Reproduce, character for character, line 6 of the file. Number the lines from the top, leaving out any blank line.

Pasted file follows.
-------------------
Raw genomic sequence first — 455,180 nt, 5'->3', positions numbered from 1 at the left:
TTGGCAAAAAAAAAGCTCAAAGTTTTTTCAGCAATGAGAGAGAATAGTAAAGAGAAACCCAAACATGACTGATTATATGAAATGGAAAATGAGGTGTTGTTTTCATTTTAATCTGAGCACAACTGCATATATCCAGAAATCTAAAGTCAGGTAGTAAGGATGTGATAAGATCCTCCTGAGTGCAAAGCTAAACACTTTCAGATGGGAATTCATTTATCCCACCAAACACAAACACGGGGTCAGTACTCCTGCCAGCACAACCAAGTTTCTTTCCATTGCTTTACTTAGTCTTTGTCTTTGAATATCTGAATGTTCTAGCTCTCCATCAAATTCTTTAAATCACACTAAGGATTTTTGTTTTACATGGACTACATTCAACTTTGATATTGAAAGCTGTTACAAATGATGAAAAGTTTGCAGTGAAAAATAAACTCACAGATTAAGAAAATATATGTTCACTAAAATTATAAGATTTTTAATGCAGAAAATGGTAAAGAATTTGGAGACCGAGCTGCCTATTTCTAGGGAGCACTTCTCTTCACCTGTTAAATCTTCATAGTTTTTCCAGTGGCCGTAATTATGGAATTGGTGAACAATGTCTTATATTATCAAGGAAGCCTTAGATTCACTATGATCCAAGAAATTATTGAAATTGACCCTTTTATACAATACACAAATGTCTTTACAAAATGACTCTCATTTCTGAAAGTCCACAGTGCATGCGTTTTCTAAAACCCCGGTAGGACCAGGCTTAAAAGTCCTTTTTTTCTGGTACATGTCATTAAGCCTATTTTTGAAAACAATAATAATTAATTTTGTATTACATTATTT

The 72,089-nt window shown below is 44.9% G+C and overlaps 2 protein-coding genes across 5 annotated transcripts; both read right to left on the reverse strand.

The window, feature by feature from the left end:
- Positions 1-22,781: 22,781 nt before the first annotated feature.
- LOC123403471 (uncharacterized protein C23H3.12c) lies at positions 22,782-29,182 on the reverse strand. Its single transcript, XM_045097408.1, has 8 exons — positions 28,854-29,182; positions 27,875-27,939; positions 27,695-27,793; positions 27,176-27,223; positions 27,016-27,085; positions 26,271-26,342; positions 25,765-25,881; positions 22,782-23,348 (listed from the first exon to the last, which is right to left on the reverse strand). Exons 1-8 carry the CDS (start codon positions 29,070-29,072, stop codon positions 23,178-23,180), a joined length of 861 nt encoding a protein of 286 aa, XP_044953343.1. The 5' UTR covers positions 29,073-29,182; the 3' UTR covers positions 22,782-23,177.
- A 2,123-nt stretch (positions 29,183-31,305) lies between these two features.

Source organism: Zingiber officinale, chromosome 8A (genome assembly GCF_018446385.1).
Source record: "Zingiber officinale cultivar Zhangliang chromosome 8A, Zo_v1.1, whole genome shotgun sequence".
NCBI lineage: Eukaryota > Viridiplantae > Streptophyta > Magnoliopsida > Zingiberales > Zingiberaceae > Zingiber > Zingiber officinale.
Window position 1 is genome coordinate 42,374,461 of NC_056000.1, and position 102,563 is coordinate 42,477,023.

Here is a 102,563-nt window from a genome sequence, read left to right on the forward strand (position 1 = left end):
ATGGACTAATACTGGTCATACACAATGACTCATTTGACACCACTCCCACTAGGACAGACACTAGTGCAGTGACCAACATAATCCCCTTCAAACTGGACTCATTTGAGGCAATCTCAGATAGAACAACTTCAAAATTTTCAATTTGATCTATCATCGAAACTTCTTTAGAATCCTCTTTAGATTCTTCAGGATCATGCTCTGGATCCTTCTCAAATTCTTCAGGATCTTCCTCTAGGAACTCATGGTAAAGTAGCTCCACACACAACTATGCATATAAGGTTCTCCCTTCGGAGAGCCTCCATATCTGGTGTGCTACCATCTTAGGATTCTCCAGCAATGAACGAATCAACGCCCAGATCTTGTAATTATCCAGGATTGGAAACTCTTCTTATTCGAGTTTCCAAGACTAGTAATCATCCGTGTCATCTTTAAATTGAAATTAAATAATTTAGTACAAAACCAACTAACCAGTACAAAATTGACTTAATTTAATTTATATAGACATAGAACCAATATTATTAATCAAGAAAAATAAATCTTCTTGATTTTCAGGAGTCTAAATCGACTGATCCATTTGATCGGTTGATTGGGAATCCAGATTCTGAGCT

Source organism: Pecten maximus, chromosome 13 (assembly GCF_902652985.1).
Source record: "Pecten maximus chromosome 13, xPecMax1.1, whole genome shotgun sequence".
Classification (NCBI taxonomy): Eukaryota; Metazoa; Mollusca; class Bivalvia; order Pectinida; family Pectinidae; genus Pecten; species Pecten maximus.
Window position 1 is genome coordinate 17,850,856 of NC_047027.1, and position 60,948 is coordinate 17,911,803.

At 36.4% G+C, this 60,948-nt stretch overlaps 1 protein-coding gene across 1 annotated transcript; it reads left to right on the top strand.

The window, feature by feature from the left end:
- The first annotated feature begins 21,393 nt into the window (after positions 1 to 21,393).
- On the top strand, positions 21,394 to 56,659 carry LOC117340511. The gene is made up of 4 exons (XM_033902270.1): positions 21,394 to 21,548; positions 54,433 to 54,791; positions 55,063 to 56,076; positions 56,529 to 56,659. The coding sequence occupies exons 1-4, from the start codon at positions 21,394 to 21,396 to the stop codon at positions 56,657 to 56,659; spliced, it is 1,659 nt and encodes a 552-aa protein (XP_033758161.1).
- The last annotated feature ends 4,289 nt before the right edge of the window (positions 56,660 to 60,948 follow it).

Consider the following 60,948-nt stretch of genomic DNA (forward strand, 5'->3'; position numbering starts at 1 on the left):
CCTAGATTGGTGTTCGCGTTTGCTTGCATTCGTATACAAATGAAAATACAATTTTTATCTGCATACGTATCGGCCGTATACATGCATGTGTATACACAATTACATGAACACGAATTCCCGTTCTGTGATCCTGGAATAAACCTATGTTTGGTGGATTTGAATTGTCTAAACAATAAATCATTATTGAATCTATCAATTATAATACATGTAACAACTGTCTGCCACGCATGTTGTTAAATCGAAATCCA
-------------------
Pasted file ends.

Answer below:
- LOC123403471 (uncharacterized protein C23H3.12c) lies at positions 22,782-29,182 on the reverse strand. Its single transcript, XM_045097408.1, has 8 exons — positions 28,854-29,182; positions 27,875-27,939; positions 27,695-27,793; positions 27,176-27,223; positions 27,016-27,085; positions 26,271-26,342; positions 25,765-25,881; positions 22,782-23,348 (listed from the first exon to the last, which is right to left on the reverse strand). Exons 1-8 carry the CDS (start codon positions 29,070-29,072, stop codon positions 23,178-23,180), a joined length of 861 nt encoding a protein of 286 aa, XP_044953343.1. The 5' UTR covers positions 29,073-29,182; the 3' UTR covers positions 22,782-23,177.